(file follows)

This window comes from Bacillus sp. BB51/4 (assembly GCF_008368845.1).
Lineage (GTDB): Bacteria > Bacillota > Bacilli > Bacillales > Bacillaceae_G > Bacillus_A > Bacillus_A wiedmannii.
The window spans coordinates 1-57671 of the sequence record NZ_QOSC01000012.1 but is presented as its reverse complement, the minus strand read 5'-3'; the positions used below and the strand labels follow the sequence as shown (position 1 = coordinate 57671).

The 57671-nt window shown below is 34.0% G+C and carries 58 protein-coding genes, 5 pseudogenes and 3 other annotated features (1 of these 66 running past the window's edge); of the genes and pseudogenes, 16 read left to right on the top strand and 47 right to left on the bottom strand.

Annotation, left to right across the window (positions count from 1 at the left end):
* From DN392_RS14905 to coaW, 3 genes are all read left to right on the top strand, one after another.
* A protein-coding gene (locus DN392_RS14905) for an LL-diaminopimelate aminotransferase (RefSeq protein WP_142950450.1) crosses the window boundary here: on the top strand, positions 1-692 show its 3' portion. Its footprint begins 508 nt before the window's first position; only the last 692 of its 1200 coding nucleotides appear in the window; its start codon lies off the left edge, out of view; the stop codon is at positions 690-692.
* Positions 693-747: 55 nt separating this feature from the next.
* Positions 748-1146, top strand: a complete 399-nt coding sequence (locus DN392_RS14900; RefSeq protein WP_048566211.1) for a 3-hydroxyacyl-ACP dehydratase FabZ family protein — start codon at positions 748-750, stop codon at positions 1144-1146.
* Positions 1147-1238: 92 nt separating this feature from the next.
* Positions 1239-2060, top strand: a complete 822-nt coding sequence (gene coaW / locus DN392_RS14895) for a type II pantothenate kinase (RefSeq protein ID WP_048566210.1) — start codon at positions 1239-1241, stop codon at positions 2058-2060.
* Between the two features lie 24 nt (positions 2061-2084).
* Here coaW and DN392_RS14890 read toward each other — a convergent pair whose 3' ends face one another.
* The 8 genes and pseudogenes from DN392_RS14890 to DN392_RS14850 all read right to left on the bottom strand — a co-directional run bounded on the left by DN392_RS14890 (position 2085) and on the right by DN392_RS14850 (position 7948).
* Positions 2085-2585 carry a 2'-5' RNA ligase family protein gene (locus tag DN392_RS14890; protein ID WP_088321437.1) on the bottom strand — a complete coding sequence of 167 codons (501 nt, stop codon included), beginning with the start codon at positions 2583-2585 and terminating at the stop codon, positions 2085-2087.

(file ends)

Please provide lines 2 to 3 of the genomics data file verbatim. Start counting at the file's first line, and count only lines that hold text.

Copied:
Lineage (GTDB): Bacteria > Bacillota > Bacilli > Bacillales > Bacillaceae_G > Bacillus_A > Bacillus_A wiedmannii.
The window spans coordinates 1-57671 of the sequence record NZ_QOSC01000012.1 but is presented as its reverse complement, the minus strand read 5'-3'; the positions used below and the strand labels follow the sequence as shown (position 1 = coordinate 57671).